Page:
Apple May Be Tuning In on a Big Opportunity
Oct 16, 2009 4:00 AM PT
Ever since Apple announced its latest iPod nano with a built-in FM radio with live pause and iTunes tagging in September, I've been wondering how long it would take to bring the same feature to the iPhone and iPod touch. In fact, I was kind of surprised it wasn't in the new iPod touch, but as the latest rumor suggests, that's not so surprising after all.
The rumor: Apple is busy developing a radio application for the iPhone 3G and 3GS, as well as for the second- and third-generation iPod touch, according to a tipster to 9 to 5 Mac's Seth Weintraub. These models have essentially dormant FM receivers already built into their chipsets, so Apple just needs to wake them up with an app. The key holdup is connecting the iTunes tagging feature to the iTunes store. Why is this so critical for the iPhone and iPod touch and not the iPod nano?
Here's the deal: The iPod nano is not a mobile gateway to the iTunes store. The iPod touch and the the iPhone most certainly are gateways. While tagging songs you like is a fantastic feature, we're not talking instant gratification here. You know how when you're driving down the road and a new song comes on that just fits the moment? The blue sky, the sunshine, the curves in the road and the speed? Oh, man oh man, you're rockin' now. Then later, when you get home, and you listen to the song a few days later, you're like, "What is that? I actually liked that? That guy is wailing and complaining like someone is scratching his chest with a dirty stick!"
Staying in the Moment
With an instant method for buying a new tune, I gotta believe a lot more people will buy a song while on the go -- and while this most likely won't happen while driving in a car already equipped with an FM radio, there's always buying from the seat of a recumbent exercise bike at the local gym. Not only is this an instant sale for Apple and the artists, but it also has the tidy side effect of teaching consumers to buy songs while on the go through their mobile device. Why is this important?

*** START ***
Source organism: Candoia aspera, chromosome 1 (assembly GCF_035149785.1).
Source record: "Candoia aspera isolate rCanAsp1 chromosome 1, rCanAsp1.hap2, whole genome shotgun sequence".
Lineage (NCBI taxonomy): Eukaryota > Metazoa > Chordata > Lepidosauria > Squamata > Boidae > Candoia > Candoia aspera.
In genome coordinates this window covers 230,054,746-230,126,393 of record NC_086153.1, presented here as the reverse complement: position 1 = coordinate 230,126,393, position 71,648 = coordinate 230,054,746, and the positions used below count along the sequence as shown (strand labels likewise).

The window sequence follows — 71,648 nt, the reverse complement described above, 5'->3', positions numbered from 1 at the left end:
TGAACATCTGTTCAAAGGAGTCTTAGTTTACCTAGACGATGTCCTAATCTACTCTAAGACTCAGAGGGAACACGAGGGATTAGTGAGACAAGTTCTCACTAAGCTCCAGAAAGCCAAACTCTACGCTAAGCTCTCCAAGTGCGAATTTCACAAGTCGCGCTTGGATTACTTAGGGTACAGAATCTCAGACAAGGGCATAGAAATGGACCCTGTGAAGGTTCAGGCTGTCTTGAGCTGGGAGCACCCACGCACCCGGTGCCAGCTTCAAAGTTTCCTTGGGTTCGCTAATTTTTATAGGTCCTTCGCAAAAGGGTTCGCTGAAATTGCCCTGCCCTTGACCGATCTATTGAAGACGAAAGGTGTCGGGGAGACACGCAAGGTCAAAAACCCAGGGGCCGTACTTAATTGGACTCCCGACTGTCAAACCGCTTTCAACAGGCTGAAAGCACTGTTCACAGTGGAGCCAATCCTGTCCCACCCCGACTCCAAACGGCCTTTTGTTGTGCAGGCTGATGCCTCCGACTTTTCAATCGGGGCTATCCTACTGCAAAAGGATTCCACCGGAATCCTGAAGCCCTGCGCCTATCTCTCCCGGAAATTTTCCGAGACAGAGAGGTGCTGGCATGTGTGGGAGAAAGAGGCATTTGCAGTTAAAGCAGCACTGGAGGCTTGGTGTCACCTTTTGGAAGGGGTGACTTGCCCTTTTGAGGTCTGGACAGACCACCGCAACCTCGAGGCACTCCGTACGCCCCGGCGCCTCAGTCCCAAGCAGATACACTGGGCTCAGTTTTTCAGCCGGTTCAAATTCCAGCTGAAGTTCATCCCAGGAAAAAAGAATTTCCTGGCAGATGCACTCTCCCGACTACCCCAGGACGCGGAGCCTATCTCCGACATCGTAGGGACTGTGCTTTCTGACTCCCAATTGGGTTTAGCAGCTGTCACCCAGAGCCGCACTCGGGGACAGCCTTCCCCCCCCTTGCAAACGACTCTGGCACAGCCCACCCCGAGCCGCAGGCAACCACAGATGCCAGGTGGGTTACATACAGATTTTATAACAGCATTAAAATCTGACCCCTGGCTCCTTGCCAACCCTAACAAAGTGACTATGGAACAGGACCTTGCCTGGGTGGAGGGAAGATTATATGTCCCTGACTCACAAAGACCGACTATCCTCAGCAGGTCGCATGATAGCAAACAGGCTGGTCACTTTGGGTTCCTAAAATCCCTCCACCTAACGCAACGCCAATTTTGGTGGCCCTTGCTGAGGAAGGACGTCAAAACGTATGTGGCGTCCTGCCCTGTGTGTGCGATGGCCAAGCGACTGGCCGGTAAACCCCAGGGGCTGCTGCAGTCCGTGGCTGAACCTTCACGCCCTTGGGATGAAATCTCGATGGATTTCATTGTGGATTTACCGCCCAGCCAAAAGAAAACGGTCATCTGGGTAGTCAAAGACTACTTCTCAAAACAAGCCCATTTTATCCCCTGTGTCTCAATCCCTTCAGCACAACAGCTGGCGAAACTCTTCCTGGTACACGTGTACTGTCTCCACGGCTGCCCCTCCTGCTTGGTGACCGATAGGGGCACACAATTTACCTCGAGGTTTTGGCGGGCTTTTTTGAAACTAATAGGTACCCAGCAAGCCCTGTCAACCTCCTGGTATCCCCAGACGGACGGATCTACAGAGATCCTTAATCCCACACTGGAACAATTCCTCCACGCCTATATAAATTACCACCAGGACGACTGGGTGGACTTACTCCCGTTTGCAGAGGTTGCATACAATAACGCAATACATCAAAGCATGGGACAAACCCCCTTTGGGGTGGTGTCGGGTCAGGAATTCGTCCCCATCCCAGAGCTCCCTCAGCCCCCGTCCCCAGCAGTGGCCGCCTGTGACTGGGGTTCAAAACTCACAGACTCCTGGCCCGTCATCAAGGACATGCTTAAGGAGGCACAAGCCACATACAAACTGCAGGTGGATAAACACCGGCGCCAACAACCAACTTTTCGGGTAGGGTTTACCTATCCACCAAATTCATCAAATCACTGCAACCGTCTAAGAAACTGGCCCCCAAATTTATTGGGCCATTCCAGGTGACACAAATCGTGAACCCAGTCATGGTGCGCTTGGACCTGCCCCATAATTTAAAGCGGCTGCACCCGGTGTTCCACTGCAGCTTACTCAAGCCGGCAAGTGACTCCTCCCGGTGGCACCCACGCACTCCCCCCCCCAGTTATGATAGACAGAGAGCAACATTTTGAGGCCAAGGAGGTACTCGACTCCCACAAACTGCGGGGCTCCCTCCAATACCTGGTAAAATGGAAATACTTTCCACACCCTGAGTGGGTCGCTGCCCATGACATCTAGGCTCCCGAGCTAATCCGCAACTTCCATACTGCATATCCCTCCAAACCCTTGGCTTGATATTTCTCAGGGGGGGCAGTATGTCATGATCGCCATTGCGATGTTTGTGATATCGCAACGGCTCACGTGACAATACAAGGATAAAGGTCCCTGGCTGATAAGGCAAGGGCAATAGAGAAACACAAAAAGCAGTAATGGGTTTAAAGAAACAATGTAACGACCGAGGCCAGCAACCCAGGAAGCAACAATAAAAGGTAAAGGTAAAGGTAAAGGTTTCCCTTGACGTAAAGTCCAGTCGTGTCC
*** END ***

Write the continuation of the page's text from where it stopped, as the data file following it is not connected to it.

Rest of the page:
I've purchased a handful of songs and apps directly from my iPhone, but I still prefer browsing via my 24-inch computer monitor. The net result: I'm positive that I end up buying less than I would if mobile browsing and buying were a habit. Apple's move will better connect me to music, which will connect me to the store, which will connect me to buy.
This is a decent alternative to a music subscription plan -- but I'm also sure that, with the right set of tiered pricing, I would subscribe to a music plan and end up spending more on songs each year than I already do -- as long as I could actually own them. Me, I hate the idea of renting songs because there's some inevitable futz up with the DRM or DRM-like controls that mess up my experience. (Yeah, I've got a tiny bit of jealously squirreled away for the Zune model.)
In any event, for those of us who are packing full iPhones, this is a welcome addition. When I travel, I usually fill up on movies at the cost of songs, and often enough, toward the end of a trip, I regret the choice. With a radio, I could not only tune into new radio stations with different programming lineups, but I could also use some of the free space from my expired rented movies to buy new songs.
While we're on the topic of rumors, consider the fabled Apple tablet: If Apple's tablet device does indeed turn out to be an entertainment media monster, wouldn't it be cool if you could use it to listen to the radio, too? Of course, wouldn't Apple also want one-touch buy access?
On the Downside
Radio is a double-edge sword -- you can't control the music, but you get introduced to great new songs and reminded of excellent oldies. At the same time that it's great for getting a taste of the local news and happenings, you're also bombarded with stupid radio jingle ads.
If there's a bigger buzz kill than listening to the local furniture store's going-out-of-business sale head-worm jingle, I'm not sure what it is. Back in 2006, Apple actually sold a separate radio tuner for the iPod, but it cost US$49, effectively killing it. Besides, if you rewind to 2006, songs were still $.99 and there was no mobile iTunes store. The combination of all that never gave it a chance.
Still, the whole success of this is tied to radio stations that support tagging -- if a radio station doesn't support it, you're out of luck. Similarly, if you get lousy reception, it's not going to be compelling at all. If we're lucky, Apple will deliver radio to existing customers soon -- maybe even in time for the holidays.